In the heart of London’s history lies a monumental event that altered the city forever. The Great Fire of London, which occurred 350 years ago, destroyed 80% of the city in just four days. Today, we revisit the chaos that was “London’s Burning” and the transformation it spurred.
The Four Days of Fire: A Look Back
The fire started in the East, at the Tower, and burned its way westward to Fleet Street and Fetter Lane. A horrifying four days saw an astonishing 373 acres of the city being reduced to ashes. Approximately 13,200 houses, 84 churches, and 44 company halls were lost to the flames.
The Destruction Begins
The fire ignited in a bakery on Pudding Lane on the 2nd of September 1666. Fanned by strong winds, it spread rapidly. Attempts to control it were futile, with firefighting techniques being rudimentary and ineffective against a fire of such scale.
London’s Burning: A City Engulfed
As the fire raged, a shocked city watched helplessly. Buildings, churches, and homes that stood for centuries were consumed by the unrelenting flames. The familiar landscape of the medieval city was being wiped out, with Londoners powerless to stop it.
The Aftermath of the Great Fire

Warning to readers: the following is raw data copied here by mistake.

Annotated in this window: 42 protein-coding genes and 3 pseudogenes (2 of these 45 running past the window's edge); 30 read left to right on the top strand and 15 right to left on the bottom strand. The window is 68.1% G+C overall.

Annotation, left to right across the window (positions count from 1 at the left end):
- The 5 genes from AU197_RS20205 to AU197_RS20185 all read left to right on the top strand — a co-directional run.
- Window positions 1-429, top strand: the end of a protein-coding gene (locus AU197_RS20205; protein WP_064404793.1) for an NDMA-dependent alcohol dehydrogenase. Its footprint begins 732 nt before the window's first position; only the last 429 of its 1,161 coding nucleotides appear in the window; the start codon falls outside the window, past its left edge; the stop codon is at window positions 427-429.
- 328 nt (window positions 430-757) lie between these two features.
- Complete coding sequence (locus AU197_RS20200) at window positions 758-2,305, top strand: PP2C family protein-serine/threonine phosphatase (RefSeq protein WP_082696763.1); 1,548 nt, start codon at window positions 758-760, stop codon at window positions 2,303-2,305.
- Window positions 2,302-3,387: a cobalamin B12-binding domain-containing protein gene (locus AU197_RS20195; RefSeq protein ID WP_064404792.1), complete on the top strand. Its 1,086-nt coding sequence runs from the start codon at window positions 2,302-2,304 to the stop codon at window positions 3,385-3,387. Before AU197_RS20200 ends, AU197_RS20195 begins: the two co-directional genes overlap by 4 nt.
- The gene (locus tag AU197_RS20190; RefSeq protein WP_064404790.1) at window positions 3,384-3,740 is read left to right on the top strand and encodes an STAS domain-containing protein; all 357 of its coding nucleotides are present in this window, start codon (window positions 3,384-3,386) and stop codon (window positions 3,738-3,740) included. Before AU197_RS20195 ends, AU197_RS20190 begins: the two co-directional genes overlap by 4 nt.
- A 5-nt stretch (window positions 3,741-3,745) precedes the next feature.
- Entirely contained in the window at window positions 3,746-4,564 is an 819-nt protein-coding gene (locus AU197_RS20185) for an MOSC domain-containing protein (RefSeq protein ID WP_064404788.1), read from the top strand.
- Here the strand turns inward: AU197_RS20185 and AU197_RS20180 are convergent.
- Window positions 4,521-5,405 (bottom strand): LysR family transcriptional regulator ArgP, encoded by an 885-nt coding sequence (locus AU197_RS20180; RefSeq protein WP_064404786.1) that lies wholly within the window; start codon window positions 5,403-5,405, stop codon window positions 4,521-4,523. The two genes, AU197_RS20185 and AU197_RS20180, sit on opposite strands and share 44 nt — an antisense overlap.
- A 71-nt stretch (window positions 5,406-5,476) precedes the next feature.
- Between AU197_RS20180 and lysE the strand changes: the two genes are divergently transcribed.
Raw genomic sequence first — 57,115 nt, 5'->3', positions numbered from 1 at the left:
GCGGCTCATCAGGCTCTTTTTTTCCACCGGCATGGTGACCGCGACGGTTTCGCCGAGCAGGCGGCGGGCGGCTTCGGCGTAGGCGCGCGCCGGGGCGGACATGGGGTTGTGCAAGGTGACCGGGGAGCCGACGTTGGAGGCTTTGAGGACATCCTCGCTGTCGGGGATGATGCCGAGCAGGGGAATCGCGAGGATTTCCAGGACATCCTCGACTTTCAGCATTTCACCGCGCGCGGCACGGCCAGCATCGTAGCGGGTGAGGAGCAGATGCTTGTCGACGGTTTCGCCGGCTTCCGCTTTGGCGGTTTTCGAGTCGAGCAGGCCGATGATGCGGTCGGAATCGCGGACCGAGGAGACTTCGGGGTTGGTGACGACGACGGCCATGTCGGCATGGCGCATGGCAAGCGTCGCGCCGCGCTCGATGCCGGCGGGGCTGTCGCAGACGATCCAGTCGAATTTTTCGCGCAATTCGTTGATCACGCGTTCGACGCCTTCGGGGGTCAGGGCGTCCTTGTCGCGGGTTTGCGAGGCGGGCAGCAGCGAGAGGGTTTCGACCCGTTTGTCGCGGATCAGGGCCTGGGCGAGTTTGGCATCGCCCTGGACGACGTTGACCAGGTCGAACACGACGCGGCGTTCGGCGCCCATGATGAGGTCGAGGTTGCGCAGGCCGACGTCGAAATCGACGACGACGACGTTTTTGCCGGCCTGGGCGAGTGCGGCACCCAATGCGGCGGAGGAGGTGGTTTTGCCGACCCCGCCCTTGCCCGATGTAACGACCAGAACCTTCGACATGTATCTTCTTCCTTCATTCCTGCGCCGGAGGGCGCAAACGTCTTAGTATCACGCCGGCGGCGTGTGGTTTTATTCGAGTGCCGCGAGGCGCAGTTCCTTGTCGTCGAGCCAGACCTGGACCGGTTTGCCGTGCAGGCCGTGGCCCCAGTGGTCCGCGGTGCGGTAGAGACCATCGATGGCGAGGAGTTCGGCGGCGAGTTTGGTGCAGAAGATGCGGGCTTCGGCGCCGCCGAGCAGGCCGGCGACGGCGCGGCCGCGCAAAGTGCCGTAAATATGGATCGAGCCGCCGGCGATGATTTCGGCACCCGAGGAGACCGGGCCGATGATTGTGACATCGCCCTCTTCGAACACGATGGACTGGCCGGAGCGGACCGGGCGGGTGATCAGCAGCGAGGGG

Post the fire, London lay in ruins. The destruction was extensive, leaving a large portion of the city’s population homeless. The heart of the city was scorched, but its spirit was not extinguished.
Rising from the Ashes
In the face of this widespread destruction, London had to rebuild. Efforts to restore the city started almost immediately. New laws were put in place to prevent such a catastrophe from happening again, and the face of London began to change.
The Rebirth of a City
The city that rose from the ashes was vastly different from the medieval city that had once stood. The rebuilding of London was not merely an architectural endeavor, but a reimagination of the city itself.
Post-fire, London was reborn. It was no longer a city of wooden structures but one of brick and stone. Streets were widened, and new regulations made buildings safer. The city that emerged was a testament to the resilience of its people.
“London’s Burning”: A Nursery Rhyme is Born
Among the enduring legacies of the Great Fire is the nursery rhyme “London’s Burning.” This simple rhyme serves as a stark reminder of the devastation that gripped the city all those years ago.
The Rhyme That Remembers
The lyrics of “London’s Burning” capture the urgency and fear experienced by those who lived through the Great Fire. With its simple melody and repetitive phrases, it is a tune known by children across generations.
“London’s burning, London’s burning.
Fetch the engines, fetch the engines.
Fire, fire! Fire, Fire!
Pour on water, pour on water.”
These lines have echoed through time, passing down the memory of those dramatic four days of fire in the city’s history.
The Enduring Legacy of “London’s Burning”
Even 350 years later, the impact of the Great Fire of London is still felt. It’s not just in the transformed architecture of the city, but also in the spirit of resilience that defines it.
Learn more about this major event, how the royals and the regulars dealt with this disaster as well as other historical events on our Great Fire of London walking tour.
Further reading: Was the Great Fire of London a terrorist attack?